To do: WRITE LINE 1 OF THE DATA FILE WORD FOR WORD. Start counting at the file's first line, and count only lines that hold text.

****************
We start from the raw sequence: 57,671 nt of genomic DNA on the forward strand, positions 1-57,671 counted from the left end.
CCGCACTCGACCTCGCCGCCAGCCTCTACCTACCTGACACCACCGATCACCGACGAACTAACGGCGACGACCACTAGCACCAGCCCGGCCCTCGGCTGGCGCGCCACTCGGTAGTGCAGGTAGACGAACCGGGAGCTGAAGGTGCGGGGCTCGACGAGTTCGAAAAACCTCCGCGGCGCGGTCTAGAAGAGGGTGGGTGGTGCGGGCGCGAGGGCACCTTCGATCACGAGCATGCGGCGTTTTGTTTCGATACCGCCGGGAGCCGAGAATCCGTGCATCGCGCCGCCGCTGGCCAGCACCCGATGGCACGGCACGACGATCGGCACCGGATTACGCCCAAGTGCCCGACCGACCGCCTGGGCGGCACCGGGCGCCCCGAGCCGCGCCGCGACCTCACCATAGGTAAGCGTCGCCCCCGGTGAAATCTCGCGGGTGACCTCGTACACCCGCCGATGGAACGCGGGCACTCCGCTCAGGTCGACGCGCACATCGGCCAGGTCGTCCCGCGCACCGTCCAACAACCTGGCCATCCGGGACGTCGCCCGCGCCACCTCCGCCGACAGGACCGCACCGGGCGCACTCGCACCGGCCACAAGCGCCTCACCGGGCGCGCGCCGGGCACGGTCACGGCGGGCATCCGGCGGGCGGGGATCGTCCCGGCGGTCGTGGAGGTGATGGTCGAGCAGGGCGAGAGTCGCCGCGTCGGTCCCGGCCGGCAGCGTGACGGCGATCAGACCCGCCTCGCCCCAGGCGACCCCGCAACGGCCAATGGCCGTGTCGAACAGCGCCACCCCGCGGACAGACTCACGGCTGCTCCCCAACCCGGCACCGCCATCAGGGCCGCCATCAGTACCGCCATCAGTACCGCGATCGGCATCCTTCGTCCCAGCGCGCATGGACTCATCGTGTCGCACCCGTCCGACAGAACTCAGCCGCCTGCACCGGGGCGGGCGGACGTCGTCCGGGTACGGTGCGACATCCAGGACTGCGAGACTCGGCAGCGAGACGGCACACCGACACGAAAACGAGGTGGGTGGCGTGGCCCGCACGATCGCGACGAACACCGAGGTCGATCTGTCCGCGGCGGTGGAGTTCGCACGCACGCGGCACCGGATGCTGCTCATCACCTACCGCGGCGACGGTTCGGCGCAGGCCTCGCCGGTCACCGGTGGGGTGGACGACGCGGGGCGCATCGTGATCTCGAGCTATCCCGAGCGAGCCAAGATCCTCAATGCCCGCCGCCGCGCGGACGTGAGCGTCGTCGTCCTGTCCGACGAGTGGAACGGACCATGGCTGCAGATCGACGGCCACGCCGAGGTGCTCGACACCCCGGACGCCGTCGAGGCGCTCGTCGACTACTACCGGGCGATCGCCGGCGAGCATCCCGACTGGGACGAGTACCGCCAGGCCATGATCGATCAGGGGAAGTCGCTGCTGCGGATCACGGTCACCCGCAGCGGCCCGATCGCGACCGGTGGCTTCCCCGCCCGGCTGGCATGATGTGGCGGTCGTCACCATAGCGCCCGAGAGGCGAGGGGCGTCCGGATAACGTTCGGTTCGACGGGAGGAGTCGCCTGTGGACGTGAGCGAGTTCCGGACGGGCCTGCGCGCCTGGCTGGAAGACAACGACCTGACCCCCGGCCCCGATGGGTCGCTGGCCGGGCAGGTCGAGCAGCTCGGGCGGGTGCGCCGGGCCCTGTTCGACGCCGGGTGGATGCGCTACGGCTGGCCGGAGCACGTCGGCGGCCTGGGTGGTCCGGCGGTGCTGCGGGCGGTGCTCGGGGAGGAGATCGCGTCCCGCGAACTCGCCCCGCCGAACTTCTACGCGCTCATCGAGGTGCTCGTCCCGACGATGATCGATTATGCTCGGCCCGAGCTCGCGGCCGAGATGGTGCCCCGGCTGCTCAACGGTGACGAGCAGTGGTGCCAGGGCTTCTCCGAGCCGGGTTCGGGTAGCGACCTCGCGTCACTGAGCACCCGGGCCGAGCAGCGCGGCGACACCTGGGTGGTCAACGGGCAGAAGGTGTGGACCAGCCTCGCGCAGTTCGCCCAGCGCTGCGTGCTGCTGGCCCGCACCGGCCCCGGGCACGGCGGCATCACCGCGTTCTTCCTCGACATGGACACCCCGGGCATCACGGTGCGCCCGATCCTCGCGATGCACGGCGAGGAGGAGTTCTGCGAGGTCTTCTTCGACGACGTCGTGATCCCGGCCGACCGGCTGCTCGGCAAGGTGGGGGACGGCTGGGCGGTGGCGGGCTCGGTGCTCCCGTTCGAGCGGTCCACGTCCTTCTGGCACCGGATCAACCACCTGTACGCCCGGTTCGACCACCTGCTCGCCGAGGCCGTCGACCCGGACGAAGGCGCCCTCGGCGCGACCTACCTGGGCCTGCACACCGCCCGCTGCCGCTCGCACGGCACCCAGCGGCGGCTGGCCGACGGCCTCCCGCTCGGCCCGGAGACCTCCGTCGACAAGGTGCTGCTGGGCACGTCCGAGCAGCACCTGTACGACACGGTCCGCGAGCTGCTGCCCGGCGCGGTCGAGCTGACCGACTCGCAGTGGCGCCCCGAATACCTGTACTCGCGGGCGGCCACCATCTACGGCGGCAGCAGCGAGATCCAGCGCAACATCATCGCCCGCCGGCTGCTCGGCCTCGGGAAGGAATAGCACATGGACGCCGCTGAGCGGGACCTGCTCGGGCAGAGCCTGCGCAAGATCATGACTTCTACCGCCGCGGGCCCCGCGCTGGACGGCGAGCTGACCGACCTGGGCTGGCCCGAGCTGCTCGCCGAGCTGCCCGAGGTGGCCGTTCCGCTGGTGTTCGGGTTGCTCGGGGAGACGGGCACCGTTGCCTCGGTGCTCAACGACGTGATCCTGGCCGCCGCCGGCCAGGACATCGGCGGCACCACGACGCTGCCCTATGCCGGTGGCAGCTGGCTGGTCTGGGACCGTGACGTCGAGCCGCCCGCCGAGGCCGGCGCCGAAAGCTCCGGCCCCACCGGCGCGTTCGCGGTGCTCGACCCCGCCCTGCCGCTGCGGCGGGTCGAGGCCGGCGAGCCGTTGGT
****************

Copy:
We start from the raw sequence: 57,671 nt of genomic DNA on the forward strand, positions 1-57,671 counted from the left end.